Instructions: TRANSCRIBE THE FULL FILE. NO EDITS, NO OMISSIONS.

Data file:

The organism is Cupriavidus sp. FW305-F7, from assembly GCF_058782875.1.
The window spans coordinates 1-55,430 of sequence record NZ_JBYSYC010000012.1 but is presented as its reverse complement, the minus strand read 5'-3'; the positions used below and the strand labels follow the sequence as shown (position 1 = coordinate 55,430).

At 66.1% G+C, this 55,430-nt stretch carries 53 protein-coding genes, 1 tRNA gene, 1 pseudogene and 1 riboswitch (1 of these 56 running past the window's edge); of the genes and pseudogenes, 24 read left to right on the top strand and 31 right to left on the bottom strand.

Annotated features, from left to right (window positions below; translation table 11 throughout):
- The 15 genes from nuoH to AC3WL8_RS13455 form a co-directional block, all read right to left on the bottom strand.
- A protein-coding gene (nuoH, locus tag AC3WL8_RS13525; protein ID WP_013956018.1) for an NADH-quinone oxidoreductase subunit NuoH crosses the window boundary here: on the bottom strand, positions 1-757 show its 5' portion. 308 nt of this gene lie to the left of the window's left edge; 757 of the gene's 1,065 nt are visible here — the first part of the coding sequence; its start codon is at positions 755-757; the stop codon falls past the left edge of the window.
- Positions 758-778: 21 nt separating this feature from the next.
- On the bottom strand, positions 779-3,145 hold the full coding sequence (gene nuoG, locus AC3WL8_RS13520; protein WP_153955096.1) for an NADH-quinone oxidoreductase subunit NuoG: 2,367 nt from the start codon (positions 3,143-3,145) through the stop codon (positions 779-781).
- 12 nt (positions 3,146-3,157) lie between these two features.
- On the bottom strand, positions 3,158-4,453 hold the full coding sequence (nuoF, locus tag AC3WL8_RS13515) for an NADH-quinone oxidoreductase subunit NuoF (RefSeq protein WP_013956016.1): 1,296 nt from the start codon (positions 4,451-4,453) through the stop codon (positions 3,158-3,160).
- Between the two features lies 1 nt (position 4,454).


The organism is Cupriavidus sp. FW305-F7, from assembly GCF_058782875.1.
The window spans coordinates 1-55,430 of sequence record NZ_JBYSYC010000012.1 but is presented as its reverse complement, the minus strand read 5'-3'; the positions used below and the strand labels follow the sequence as shown (position 1 = coordinate 55,430).

At 66.1% G+C, this 55,430-nt stretch carries 53 protein-coding genes, 1 tRNA gene, 1 pseudogene and 1 riboswitch (1 of these 56 running past the window's edge); of the genes and pseudogenes, 24 read left to right on the top strand and 31 right to left on the bottom strand.

Annotated features, from left to right (window positions below; translation table 11 throughout):
- The 15 genes from nuoH to AC3WL8_RS13455 form a co-directional block, all read right to left on the bottom strand.
- A protein-coding gene (nuoH, locus tag AC3WL8_RS13525; protein ID WP_013956018.1) for an NADH-quinone oxidoreductase subunit NuoH crosses the window boundary here: on the bottom strand, positions 1-757 show its 5' portion. 308 nt of this gene lie to the left of the window's left edge; 757 of the gene's 1,065 nt are visible here — the first part of the coding sequence; its start codon is at positions 755-757; the stop codon falls past the left edge of the window.
- Positions 758-778: 21 nt separating this feature from the next.
- On the bottom strand, positions 779-3,145 hold the full coding sequence (gene nuoG, locus AC3WL8_RS13520; protein WP_153955096.1) for an NADH-quinone oxidoreductase subunit NuoG: 2,367 nt from the start codon (positions 3,143-3,145) through the stop codon (positions 779-781).
- 12 nt (positions 3,146-3,157) lie between these two features.
- On the bottom strand, positions 3,158-4,453 hold the full coding sequence (nuoF, locus tag AC3WL8_RS13515) for an NADH-quinone oxidoreductase subunit NuoF (RefSeq protein WP_013956016.1): 1,296 nt from the start codon (positions 4,451-4,453) through the stop codon (positions 3,158-3,160).
- Between the two features lies 1 nt (position 4,454).